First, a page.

If you read my last article for 2016, you would not be surprised by Central Bank Governor Dr Delisle Worrell’s economic letter published on New Year’s Day. I promise to deal with this in more detail next week because I had already committed to dealing with something near and dear to my heart in this first article for 2017. So, please forgive me.
You may recall that I went to Combermere School and I indicated that I have been afflicted with the mantra of my principal, Keith Roach, that a breach of common sense is a breach of the school rules. Perhaps you might surmise that I am obsessed with the pursuit of common sense in everything I do.
The recent closure of Combermere School in November 2016 is nothing short of a national disgrace. I arrive at this conclusion based on the fact that there was no plan for how the delivery of education was going to continue and today I get the impression that no credible plan exists.
The irony is that having closed the school in 2015 and moved to SJPP, no one in Barbados could possibly imagine that there would be NO plan in place should the need arise to once again close the school. It simply defies any kind of common sense or wisdom no matter which angle or through which prism/filter one chooses to look. No plan is ever perfect but not to have one demonstrates a level of incompetence that is simply spellbinding.
So, I started thinking not just about Combermere School, but certainly any school in the country if such a scenario arose, what ought to be the response of the Ministry of Education in conjunction with the various stakeholders: students, teachers and principals, unions, PTAs etc. In keeping with my common sense theme, I wish to offer some suggestions which I will formally submit to the aforementioned in due course for their consideration.
The first point relates to Combermere in this particular instance whilst the others are of national interest. Note these are by no means exhaustive but should provide food for thought among the stakeholders.
1. Making up for lost time. With respect to the reopening of Combermere School in January 2017, very serious consideration should be given either to extended school hours and/or Saturday classes. Clearly, this would require consultation with the respective unions but I feel a successful resolution would go a long way to alleviate the concerns of parents, guardians and alumni. This situation ought to be treated as an emergency and therefore not be subject to the usual back and forth between parties. However, leadership is required. I am very mindful that it is sports term and therefore a decision has to be made in the interest of the overall development of the students. However, I fundamentally believe that with the right focus, both sporting and academic endeavours can realized.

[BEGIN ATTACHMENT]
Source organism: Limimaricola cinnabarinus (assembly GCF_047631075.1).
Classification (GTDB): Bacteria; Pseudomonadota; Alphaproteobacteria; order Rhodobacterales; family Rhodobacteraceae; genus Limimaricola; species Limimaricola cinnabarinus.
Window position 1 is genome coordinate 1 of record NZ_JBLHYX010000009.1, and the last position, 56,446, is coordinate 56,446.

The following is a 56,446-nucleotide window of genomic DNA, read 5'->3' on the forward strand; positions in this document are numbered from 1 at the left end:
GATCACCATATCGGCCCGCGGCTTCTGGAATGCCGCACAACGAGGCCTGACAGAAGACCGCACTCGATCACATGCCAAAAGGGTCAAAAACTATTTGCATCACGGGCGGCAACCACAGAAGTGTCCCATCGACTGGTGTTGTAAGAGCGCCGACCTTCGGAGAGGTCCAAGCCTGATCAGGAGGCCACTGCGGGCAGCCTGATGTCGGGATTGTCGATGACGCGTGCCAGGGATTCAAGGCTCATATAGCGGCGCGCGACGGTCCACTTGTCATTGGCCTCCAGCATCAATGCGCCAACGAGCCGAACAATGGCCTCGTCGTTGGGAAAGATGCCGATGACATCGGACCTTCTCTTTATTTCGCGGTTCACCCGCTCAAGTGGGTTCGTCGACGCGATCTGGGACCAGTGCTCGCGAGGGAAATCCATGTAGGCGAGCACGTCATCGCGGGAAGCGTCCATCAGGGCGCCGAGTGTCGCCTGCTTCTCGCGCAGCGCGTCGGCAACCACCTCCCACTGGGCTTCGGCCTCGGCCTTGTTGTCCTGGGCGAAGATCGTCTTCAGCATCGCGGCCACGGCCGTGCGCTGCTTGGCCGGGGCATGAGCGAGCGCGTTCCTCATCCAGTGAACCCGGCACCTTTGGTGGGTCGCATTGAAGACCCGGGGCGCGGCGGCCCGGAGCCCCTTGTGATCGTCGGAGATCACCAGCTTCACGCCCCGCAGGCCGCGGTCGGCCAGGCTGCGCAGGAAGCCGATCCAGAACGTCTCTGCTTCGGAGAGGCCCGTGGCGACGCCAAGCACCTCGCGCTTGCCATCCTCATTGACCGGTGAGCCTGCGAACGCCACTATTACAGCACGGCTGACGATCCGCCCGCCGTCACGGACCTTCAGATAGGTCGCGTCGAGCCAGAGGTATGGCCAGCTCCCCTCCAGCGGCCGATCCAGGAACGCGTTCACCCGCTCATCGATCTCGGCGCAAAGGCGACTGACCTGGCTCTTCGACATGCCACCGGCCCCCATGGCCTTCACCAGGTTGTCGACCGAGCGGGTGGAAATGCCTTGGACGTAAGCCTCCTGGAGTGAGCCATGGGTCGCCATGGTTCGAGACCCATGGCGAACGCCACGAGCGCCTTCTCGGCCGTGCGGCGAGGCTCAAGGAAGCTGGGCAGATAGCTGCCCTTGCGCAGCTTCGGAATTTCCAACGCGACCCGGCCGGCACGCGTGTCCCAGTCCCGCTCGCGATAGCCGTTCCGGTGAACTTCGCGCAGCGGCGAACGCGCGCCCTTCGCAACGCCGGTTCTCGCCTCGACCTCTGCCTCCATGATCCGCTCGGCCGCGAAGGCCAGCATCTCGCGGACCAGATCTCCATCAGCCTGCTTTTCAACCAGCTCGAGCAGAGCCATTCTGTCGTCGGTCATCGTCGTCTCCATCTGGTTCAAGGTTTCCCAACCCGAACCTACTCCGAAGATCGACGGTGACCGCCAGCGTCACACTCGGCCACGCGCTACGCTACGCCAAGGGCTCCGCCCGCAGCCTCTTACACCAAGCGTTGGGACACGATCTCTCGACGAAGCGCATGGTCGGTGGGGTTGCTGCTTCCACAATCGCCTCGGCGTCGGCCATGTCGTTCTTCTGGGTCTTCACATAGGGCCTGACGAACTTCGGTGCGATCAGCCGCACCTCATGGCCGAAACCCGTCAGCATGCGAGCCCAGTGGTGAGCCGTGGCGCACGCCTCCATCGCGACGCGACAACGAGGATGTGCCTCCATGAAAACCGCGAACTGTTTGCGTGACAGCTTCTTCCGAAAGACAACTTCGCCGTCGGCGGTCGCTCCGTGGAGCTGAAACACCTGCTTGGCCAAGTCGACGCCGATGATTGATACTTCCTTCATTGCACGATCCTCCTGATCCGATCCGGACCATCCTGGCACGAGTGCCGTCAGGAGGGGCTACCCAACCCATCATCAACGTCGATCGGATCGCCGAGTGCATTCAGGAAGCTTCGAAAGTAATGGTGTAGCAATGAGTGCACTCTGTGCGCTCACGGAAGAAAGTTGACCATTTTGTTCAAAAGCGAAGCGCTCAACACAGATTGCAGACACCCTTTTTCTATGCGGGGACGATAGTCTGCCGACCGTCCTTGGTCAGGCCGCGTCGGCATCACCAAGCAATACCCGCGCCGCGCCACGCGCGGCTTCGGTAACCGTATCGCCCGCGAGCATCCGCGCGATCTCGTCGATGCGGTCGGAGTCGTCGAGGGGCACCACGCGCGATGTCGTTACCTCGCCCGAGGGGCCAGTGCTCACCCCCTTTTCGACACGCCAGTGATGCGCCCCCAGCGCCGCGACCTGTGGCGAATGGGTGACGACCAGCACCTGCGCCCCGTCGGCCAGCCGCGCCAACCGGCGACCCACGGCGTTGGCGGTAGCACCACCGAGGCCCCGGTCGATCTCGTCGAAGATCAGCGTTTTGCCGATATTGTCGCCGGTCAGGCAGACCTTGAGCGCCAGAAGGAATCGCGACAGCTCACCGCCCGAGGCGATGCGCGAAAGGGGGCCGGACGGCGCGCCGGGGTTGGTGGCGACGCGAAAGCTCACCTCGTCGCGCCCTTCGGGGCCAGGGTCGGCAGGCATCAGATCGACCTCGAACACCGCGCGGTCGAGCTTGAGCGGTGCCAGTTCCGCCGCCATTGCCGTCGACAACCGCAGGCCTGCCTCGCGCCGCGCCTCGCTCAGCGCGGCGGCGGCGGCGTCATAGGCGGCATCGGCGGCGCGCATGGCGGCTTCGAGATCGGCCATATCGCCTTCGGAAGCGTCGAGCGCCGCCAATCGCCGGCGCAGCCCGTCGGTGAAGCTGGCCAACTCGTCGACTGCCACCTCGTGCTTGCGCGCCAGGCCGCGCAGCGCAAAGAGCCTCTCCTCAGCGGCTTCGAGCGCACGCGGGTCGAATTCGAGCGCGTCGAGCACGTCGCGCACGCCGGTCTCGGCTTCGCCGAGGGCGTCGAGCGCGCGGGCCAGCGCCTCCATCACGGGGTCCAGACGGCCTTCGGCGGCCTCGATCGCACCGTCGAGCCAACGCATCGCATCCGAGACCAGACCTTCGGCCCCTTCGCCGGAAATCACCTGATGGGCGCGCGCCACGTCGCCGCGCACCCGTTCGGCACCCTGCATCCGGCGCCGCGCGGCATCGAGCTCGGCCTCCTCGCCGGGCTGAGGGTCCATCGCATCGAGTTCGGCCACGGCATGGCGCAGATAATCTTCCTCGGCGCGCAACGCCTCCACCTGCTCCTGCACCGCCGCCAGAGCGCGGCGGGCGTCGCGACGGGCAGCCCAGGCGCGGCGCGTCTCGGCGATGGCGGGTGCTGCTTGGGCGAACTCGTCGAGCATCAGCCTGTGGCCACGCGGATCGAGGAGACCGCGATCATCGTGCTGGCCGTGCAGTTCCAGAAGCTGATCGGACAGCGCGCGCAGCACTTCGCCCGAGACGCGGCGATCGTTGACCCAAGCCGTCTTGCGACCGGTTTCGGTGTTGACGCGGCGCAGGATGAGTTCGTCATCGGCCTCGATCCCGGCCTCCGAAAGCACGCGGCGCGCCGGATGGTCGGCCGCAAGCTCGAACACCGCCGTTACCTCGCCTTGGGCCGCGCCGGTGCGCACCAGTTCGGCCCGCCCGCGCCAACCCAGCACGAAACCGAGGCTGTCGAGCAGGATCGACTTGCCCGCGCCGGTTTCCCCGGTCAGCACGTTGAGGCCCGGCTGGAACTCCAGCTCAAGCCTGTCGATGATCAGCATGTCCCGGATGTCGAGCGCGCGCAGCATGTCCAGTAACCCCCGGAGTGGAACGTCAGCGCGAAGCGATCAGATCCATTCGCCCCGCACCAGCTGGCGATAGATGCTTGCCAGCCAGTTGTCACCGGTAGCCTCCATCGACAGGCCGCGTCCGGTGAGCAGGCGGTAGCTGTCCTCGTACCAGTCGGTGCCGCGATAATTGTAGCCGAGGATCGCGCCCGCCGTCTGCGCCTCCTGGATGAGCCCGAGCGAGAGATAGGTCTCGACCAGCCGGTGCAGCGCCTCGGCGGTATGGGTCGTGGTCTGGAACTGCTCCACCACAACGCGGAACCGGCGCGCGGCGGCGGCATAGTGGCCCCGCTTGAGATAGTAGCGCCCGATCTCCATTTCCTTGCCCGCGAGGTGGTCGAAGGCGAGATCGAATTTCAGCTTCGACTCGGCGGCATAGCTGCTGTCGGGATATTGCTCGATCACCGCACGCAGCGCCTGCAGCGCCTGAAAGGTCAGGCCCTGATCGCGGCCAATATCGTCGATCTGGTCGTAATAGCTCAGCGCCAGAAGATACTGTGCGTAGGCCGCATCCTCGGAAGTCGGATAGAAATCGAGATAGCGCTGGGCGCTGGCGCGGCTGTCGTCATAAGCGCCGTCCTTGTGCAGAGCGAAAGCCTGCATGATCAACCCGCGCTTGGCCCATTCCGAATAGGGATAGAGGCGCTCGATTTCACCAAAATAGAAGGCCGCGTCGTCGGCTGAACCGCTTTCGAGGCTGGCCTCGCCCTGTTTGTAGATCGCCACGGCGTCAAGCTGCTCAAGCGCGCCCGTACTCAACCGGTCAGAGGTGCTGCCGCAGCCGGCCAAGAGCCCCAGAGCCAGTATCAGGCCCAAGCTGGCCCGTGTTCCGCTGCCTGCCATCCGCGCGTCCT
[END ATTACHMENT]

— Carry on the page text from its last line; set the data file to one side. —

2. Sharing the Plant. On a broader point, the situation at Combermere demonstrates that in an emergency situation, consideration must be given to the idea of sharing the plant. Depending on geographic location of any particular school, there should be plans drawn up where the nearest school infrastructure is used to deliver education over the short term with some adjustment for time. For example, Combermere School is relatively close to St Leonard’s Boys or The St Michael School, both of which close around 2 in the afternoon. Either of these locations could be pressed into service from 2.00 p.m. to 7.00 p.m. to deliver education to the affected students. In some instances, the school that may be required to do the sharing may have to adjust their school times and other considerations. It is impossible to go into all the details for every instance, but where any school is affected for whatever reason, the Ministry should have a contingency plan in place in order to minimize the inconvenience. Communication of such plans with the various stakeholders is vital so that there would be little or no uncertainty which can lead to a lack of confidence.
3. Other infrastructure. If, for some reason, sharing the plant may not be possible or feasible and, especially in the case of nursery and primary schools, the use of facilities such as local churches, recreational facilities and the like should be pressed into service with the appropriate adjustments to the time table and logistics for transportation.
4. Technology. The Ministry has been slow to adopt and embrace the use of technology in schools. The proliferation of mobile devices and the widespread use of the Internet make it possible to deliver education services. Facebook Live is but the latest tool that could be utilized by teachers to deliver the curriculum in addition to all the other technical solutions available. In the 21st century, every opportunity to incorporate technology into the delivery of education services should be embraced. I cannot stress how important this could be since a child could be “away” from school and still participate if there were clear rules and guidelines for accessing a school’s networked infrastructure so that lessons need not be “missed”. It is my view that the teaching profession should of necessity stay abreast with technology in order to remain relevant in the process of delivering education.
I know my status as a candidate for the Barbados Labour Party may be perceived by some as a bias, but I hope that the stakeholders and the powers that be can take some small part of these suggestions and formulate credible alternative plans to avoid any further national disgraces when it comes to the delivery of education in Barbados.
(Ryan Straughn is an UWI Cave Hill and Central Bank of Barbados trained economist and endorsed BLP candidate
for Christ Church East Central.